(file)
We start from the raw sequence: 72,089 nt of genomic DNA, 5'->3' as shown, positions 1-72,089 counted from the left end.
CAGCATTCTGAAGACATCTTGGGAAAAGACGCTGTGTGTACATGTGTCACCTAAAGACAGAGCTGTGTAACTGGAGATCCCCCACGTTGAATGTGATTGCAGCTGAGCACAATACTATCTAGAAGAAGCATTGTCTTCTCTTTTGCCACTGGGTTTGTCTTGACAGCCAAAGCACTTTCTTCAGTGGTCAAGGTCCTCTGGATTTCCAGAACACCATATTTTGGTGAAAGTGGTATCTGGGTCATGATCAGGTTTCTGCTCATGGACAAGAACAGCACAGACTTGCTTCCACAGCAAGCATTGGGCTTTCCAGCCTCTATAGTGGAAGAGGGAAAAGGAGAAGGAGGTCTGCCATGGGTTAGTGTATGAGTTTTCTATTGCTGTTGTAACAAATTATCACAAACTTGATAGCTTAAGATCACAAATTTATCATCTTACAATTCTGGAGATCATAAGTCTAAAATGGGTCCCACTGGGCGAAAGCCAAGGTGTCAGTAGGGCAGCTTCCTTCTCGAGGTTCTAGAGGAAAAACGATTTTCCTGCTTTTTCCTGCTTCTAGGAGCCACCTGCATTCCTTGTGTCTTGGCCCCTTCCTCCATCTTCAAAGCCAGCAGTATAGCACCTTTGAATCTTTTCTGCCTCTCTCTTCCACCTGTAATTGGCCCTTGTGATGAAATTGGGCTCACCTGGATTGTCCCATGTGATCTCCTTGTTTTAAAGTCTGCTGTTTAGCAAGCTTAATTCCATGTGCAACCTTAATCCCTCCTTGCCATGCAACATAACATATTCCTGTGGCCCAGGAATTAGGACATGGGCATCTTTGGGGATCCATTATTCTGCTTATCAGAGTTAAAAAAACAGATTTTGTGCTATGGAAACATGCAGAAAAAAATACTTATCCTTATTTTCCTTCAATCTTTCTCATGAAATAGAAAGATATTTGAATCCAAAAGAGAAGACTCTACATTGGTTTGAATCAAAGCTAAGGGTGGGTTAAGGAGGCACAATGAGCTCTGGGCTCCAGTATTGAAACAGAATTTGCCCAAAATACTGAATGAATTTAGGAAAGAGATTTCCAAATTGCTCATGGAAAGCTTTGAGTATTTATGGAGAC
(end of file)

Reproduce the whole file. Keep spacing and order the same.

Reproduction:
We start from the raw sequence: 72,089 nt of genomic DNA, 5'->3' as shown, positions 1-72,089 counted from the left end.
CAGCATTCTGAAGACATCTTGGGAAAAGACGCTGTGTGTACATGTGTCACCTAAAGACAGAGCTGTGTAACTGGAGATCCCCCACGTTGAATGTGATTGCAGCTGAGCACAATACTATCTAGAAGAAGCATTGTCTTCTCTTTTGCCACTGGGTTTGTCTTGACAGCCAAAGCACTTTCTTCAGTGGTCAAGGTCCTCTGGATTTCCAGAACACCATATTTTGGTGAAAGTGGTATCTGGGTCATGATCAGGTTTCTGCTCATGGACAAGAACAGCACAGACTTGCTTCCACAGCAAGCATTGGGCTTTCCAGCCTCTATAGTGGAAGAGGGAAAAGGAGAAGGAGGTCTGCCATGGGTTAGTGTATGAGTTTTCTATTGCTGTTGTAACAAATTATCACAAACTTGATAGCTTAAGATCACAAATTTATCATCTTACAATTCTGGAGATCATAAGTCTAAAATGGGTCCCACTGGGCGAAAGCCAAGGTGTCAGTAGGGCAGCTTCCTTCTCGAGGTTCTAGAGGAAAAACGATTTTCCTGCTTTTTCCTGCTTCTAGGAGCCACCTGCATTCCTTGTGTCTTGGCCCCTTCCTCCATCTTCAAAGCCAGCAGTATAGCACCTTTGAATCTTTTCTGCCTCTCTCTTCCACCTGTAATTGGCCCTTGTGATGAAATTGGGCTCACCTGGATTGTCCCATGTGATCTCCTTGTTTTAAAGTCTGCTGTTTAGCAAGCTTAATTCCATGTGCAACCTTAATCCCTCCTTGCCATGCAACATAACATATTCCTGTGGCCCAGGAATTAGGACATGGGCATCTTTGGGGATCCATTATTCTGCTTATCAGAGTTAAAAAAACAGATTTTGTGCTATGGAAACATGCAGAAAAAAATACTTATCCTTATTTTCCTTCAATCTTTCTCATGAAATAGAAAGATATTTGAATCCAAAAGAGAAGACTCTACATTGGTTTGAATCAAAGCTAAGGGTGGGTTAAGGAGGCACAATGAGCTCTGGGCTCCAGTATTGAAACAGAATTTGCCCAAAATACTGAATGAATTTAGGAAAGAGATTTCCAAATTGCTCATGGAAAGCTTTGAGTATTTATGGAGAC